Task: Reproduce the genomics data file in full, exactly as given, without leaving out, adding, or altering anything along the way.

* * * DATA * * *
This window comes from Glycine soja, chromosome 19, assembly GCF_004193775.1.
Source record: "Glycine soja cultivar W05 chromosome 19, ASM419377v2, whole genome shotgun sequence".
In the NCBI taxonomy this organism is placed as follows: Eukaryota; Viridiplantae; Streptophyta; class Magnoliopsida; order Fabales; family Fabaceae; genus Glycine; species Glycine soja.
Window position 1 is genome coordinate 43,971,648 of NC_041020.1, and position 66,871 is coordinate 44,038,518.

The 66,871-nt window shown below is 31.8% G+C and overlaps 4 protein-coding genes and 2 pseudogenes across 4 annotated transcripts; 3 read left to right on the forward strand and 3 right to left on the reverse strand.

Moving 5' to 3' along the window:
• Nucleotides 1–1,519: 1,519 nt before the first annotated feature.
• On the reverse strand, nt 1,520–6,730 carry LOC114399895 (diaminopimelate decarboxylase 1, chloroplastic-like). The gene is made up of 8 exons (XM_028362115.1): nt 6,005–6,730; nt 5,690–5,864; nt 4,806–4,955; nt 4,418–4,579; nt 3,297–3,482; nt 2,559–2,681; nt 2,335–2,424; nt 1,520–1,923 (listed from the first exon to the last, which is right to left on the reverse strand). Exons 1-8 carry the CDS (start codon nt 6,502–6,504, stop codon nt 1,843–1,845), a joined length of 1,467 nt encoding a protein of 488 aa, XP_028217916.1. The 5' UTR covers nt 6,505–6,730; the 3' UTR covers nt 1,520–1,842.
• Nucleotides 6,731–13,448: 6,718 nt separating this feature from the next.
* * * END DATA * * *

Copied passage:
This window comes from Glycine soja, chromosome 19, assembly GCF_004193775.1.
Source record: "Glycine soja cultivar W05 chromosome 19, ASM419377v2, whole genome shotgun sequence".
In the NCBI taxonomy this organism is placed as follows: Eukaryota; Viridiplantae; Streptophyta; class Magnoliopsida; order Fabales; family Fabaceae; genus Glycine; species Glycine soja.
Window position 1 is genome coordinate 43,971,648 of NC_041020.1, and position 66,871 is coordinate 44,038,518.

The 66,871-nt window shown below is 31.8% G+C and overlaps 4 protein-coding genes and 2 pseudogenes across 4 annotated transcripts; 3 read left to right on the forward strand and 3 right to left on the reverse strand.

Moving 5' to 3' along the window:
• Nucleotides 1–1,519: 1,519 nt before the first annotated feature.
• On the reverse strand, nt 1,520–6,730 carry LOC114399895 (diaminopimelate decarboxylase 1, chloroplastic-like). The gene is made up of 8 exons (XM_028362115.1): nt 6,005–6,730; nt 5,690–5,864; nt 4,806–4,955; nt 4,418–4,579; nt 3,297–3,482; nt 2,559–2,681; nt 2,335–2,424; nt 1,520–1,923 (listed from the first exon to the last, which is right to left on the reverse strand). Exons 1-8 carry the CDS (start codon nt 6,502–6,504, stop codon nt 1,843–1,845), a joined length of 1,467 nt encoding a protein of 488 aa, XP_028217916.1. The 5' UTR covers nt 6,505–6,730; the 3' UTR covers nt 1,520–1,842.
• Nucleotides 6,731–13,448: 6,718 nt separating this feature from the next.